When is this procedure indicated?
This intervention is indicated in cases where the patient and the surgeon share the opportunity to correct an aesthetic defect of the nose; the imperfections are usually accompanied by functional respiratory defects also deserving, in the same intervention, a surgical solution.
How is it performed?
Surgery performed under general anesthesia involves two possible approaches that are chosen depending on the clinical case and at the discretion of the surgeon: "closed" technique consists in making all the incisions inside the nose and "open" technique that uses a small incision in correspondence of the hidden part of the nasal columella (the region that divides the two nostrils); contrary to what one might imagine, the open technique represents a more modern and reliable approach to rhinoplasty.
The whole osteo-cartilaginous structure of the nose is reshaped, with correction of defects of the back (hump, flap, wide nose, twisted nose), of the tip (globular tip, hypo or hyper rotated, hypo or hyper projected), of the root of the nose and of the nostril orifices in order to give the nose a harmonious, natural and pleasant appearance. It is improper to think that the nose can be corrected by the mere removal of a hump or with a small touch-up of the tip, since the final aesthetic result derives from the harmony of the various elements that make up the nasal pyramid. Therefore, the correction of only one of these elements would highlight previously inconspicuous imperfections. The operation also includes the simultaneous correction of any functional defects such as deviation of the septum, hypertrophy of the inferior and middle turbinates, inflammation of the sinuses.
The procedure is not painful. The patient is discharged the morning after surgery, with a total hospitalization time of 24 hours, with a dressing including nasal patches and a thermo-moldable resin headband positioned to protect the nasal pyramid. No nasal swabs are used, which made post-surgery particularly uncomfortable and painful in the past. Thin silicone films are placed between the septum and turbinates to prevent the formation of abnormal post-operative scar adhesions. An 8- to 10-day home convalescence is recommended to reduce the risk of postoperative bleeding. The operated patient needs outpatient dressings performed twice a week, useful for the control of healing and suction of endonasal secretions. On the tenth postoperative day, the nasal patches, the headband and the antisynechia parasitic plates are removed.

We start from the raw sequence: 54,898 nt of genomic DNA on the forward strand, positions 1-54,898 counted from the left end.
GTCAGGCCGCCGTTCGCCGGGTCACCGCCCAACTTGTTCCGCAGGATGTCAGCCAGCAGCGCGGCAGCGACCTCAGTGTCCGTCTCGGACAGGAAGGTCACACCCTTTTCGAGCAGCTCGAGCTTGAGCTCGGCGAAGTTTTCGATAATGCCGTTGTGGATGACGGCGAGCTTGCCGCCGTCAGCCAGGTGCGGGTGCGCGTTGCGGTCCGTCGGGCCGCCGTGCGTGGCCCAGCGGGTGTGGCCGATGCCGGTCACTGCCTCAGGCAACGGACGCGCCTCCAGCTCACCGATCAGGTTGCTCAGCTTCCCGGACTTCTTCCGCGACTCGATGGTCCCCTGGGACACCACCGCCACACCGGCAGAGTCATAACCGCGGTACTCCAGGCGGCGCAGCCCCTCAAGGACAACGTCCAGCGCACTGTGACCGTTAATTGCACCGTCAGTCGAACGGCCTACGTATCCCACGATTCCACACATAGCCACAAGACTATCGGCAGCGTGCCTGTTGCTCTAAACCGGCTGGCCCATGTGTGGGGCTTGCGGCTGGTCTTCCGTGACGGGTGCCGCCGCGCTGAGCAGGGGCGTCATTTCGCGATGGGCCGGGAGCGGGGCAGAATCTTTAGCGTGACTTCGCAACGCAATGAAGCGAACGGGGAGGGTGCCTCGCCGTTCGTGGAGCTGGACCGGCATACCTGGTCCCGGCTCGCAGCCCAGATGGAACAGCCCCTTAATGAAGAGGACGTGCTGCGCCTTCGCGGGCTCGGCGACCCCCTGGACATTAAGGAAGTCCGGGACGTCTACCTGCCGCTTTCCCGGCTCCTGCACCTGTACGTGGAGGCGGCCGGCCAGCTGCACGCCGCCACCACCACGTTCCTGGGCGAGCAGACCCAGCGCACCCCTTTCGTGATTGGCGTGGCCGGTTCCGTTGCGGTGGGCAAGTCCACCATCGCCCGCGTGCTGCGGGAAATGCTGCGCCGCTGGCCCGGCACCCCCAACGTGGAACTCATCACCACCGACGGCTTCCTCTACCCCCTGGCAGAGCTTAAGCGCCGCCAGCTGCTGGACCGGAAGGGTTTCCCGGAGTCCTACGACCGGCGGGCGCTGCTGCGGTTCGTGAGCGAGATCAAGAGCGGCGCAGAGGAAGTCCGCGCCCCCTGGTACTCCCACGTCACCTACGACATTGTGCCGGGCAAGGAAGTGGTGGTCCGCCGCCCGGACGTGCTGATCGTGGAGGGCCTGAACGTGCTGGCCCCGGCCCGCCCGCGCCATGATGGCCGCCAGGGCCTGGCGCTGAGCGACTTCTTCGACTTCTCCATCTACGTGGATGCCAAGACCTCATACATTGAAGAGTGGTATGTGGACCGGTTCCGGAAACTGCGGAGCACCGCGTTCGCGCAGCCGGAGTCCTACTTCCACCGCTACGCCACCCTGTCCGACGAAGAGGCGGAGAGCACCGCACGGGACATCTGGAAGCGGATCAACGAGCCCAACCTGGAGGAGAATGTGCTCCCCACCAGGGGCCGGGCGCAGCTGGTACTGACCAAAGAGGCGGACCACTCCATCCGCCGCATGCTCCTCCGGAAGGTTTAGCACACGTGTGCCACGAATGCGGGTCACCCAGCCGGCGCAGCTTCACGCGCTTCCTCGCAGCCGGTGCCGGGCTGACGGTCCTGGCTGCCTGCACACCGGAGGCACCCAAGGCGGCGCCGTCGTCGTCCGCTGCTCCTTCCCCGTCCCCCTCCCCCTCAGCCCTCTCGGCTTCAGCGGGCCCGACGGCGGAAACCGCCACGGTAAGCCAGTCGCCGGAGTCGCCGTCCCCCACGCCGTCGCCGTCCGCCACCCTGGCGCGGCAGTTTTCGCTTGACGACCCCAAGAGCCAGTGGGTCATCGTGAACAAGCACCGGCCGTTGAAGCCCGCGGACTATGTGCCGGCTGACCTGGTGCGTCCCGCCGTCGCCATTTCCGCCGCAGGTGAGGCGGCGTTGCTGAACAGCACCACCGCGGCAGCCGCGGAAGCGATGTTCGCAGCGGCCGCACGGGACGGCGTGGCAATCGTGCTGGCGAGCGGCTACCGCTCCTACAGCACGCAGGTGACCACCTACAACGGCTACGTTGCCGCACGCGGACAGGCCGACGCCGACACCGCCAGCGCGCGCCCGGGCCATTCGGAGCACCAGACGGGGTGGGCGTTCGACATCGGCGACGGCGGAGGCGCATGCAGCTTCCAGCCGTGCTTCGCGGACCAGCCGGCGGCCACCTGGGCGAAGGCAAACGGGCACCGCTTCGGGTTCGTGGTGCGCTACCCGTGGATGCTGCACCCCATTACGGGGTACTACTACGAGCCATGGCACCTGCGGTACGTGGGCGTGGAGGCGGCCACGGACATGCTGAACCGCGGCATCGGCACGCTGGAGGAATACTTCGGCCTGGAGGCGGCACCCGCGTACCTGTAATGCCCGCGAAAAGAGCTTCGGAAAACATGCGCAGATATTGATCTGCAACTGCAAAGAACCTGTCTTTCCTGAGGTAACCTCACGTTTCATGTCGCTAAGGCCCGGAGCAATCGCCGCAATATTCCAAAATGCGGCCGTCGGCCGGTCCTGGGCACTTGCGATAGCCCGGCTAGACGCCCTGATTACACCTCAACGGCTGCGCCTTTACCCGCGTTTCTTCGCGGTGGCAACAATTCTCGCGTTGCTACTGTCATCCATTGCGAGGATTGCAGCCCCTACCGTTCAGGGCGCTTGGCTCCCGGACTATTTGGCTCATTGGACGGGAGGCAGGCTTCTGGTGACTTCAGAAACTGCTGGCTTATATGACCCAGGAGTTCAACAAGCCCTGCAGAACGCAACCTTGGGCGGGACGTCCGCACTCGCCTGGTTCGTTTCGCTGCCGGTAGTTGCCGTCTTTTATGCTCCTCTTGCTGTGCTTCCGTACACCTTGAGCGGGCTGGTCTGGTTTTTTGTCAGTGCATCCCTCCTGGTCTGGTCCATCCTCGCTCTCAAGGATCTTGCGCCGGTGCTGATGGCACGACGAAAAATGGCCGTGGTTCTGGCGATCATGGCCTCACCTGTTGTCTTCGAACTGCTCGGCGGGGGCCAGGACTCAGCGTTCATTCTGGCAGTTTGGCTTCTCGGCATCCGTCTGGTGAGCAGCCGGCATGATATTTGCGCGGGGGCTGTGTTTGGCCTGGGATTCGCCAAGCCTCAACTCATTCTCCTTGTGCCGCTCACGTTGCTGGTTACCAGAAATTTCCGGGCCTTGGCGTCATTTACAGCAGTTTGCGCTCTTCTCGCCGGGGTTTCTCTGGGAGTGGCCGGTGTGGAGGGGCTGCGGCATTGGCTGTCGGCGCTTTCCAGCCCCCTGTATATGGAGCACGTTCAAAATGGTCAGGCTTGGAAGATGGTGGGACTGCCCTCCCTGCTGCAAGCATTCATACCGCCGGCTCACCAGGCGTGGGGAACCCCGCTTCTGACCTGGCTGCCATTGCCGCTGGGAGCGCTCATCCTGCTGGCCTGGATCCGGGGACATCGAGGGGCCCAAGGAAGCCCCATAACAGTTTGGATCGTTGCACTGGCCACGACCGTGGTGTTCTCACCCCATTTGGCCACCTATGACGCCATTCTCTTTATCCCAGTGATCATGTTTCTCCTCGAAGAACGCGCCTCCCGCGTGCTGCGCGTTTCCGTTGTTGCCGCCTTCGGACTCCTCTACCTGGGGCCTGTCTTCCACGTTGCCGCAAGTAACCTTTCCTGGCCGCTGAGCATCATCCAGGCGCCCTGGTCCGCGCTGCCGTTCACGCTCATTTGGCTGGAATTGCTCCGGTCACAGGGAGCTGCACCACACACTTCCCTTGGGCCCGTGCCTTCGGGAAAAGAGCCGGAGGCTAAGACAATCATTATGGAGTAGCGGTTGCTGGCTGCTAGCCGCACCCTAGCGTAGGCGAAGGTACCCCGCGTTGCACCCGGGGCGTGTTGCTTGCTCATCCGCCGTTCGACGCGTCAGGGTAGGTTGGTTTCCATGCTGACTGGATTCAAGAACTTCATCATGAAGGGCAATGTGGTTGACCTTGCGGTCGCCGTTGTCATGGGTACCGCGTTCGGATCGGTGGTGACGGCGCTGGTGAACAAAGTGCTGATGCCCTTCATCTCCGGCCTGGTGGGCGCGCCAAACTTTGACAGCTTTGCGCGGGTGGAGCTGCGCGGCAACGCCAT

- Hemorrhagic complications: related to diffuse bleeding of the mucosa; in the current technique they are very rare.
- Local infectious complications: cellulitis (infection of the subcutaneous loose cell tissue), abscess (circumscribed collection of pus), periostitis (infection of the bone lining tissue), granuloma (formation of granulation tissue of an inflammatory nature) from a foreign body; these are also very rare.
- Traumatic complications: from improper osteotomies (bone incisions) (maxillary or frontal sinus injuries, angular artery and vein injuries, internal cantal ligament injuries, lacrimal drainage system injuries, intracranial injuries).
- Functional complications: anosmia (loss of sense of smell), hyposmia (decreased sense of smell), hypogeusia (decreased sense of taste), ageusia (loss of taste), nasal respiratory obstruction, vasomotor rhinitis, paresthesias (altered sensitivity) of the upper lip.
If the design part and the patient's expectations will be realistic, the result is usually very satisfactory. Aesthetically inadequate results may be related to scarring disorders or highly complex anatomical starting conditions. These resulting complications may concern the back with excessive felling or residual hump, the symmetry of the nose (that not even in the best faces is perfectly aligned), the shape of the tip, which is the nasal component of more difficult remodeling.